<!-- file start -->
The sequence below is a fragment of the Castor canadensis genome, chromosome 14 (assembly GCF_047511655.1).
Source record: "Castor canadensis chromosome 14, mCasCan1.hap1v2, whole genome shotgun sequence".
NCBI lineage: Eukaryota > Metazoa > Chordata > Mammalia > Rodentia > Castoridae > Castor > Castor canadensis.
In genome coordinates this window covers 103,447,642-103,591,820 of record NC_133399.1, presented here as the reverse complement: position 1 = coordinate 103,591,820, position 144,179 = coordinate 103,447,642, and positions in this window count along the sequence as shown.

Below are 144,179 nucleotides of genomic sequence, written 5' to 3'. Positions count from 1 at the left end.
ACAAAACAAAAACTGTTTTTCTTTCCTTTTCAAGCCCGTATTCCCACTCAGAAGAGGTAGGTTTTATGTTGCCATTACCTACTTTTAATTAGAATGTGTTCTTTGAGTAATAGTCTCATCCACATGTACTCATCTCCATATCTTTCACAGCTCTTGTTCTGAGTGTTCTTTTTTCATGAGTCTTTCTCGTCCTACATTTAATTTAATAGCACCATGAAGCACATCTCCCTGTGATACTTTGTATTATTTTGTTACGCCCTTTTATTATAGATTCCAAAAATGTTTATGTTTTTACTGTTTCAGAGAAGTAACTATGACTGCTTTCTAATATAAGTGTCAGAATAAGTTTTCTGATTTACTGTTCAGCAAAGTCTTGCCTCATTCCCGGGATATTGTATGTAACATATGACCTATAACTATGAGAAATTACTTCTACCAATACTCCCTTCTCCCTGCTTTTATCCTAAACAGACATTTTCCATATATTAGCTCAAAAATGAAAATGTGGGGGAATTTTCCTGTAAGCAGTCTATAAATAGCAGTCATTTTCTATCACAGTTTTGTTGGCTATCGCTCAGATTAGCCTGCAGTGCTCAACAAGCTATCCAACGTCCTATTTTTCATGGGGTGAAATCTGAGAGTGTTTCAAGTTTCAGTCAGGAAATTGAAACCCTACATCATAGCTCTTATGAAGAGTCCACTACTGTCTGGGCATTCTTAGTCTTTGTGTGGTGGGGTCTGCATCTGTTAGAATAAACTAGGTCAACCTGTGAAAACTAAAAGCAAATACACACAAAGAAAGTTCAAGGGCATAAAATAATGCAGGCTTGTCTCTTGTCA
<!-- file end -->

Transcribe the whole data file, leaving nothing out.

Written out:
The sequence below is a fragment of the Castor canadensis genome, chromosome 14 (assembly GCF_047511655.1).
Source record: "Castor canadensis chromosome 14, mCasCan1.hap1v2, whole genome shotgun sequence".
NCBI lineage: Eukaryota > Metazoa > Chordata > Mammalia > Rodentia > Castoridae > Castor > Castor canadensis.
In genome coordinates this window covers 103,447,642-103,591,820 of record NC_133399.1, presented here as the reverse complement: position 1 = coordinate 103,591,820, position 144,179 = coordinate 103,447,642, and positions in this window count along the sequence as shown.

Below are 144,179 nucleotides of genomic sequence, written 5' to 3'. Positions count from 1 at the left end.
ACAAAACAAAAACTGTTTTTCTTTCCTTTTCAAGCCCGTATTCCCACTCAGAAGAGGTAGGTTTTATGTTGCCATTACCTACTTTTAATTAGAATGTGTTCTTTGAGTAATAGTCTCATCCACATGTACTCATCTCCATATCTTTCACAGCTCTTGTTCTGAGTGTTCTTTTTTCATGAGTCTTTCTCGTCCTACATTTAATTTAATAGCACCATGAAGCACATCTCCCTGTGATACTTTGTATTATTTTGTTACGCCCTTTTATTATAGATTCCAAAAATGTTTATGTTTTTACTGTTTCAGAGAAGTAACTATGACTGCTTTCTAATATAAGTGTCAGAATAAGTTTTCTGATTTACTGTTCAGCAAAGTCTTGCCTCATTCCCGGGATATTGTATGTAACATATGACCTATAACTATGAGAAATTACTTCTACCAATACTCCCTTCTCCCTGCTTTTATCCTAAACAGACATTTTCCATATATTAGCTCAAAAATGAAAATGTGGGGGAATTTTCCTGTAAGCAGTCTATAAATAGCAGTCATTTTCTATCACAGTTTTGTTGGCTATCGCTCAGATTAGCCTGCAGTGCTCAACAAGCTATCCAACGTCCTATTTTTCATGGGGTGAAATCTGAGAGTGTTTCAAGTTTCAGTCAGGAAATTGAAACCCTACATCATAGCTCTTATGAAGAGTCCACTACTGTCTGGGCATTCTTAGTCTTTGTGTGGTGGGGTCTGCATCTGTTAGAATAAACTAGGTCAACCTGTGAAAACTAAAAGCAAATACACACAAAGAAAGTTCAAGGGCATAAAATAATGCAGGCTTGTCTCTTGTCA